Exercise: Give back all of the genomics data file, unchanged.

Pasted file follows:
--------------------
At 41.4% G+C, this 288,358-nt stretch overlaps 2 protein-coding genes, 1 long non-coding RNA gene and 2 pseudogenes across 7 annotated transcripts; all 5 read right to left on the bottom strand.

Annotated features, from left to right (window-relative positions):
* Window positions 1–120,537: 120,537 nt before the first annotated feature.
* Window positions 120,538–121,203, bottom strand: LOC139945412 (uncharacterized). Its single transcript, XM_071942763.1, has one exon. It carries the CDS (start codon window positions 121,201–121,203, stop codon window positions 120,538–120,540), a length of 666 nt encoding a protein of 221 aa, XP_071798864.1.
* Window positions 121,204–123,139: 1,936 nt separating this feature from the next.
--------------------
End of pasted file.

At 41.4% G+C, this 288,358-nt stretch overlaps 2 protein-coding genes, 1 long non-coding RNA gene and 2 pseudogenes across 7 annotated transcripts; all 5 read right to left on the bottom strand.

Annotated features, from left to right (window-relative positions):
* Window positions 1–120,537: 120,537 nt before the first annotated feature.
* Window positions 120,538–121,203, bottom strand: LOC139945412 (uncharacterized). Its single transcript, XM_071942763.1, has one exon. It carries the CDS (start codon window positions 121,201–121,203, stop codon window positions 120,538–120,540), a length of 666 nt encoding a protein of 221 aa, XP_071798864.1.
* Window positions 121,204–123,139: 1,936 nt separating this feature from the next.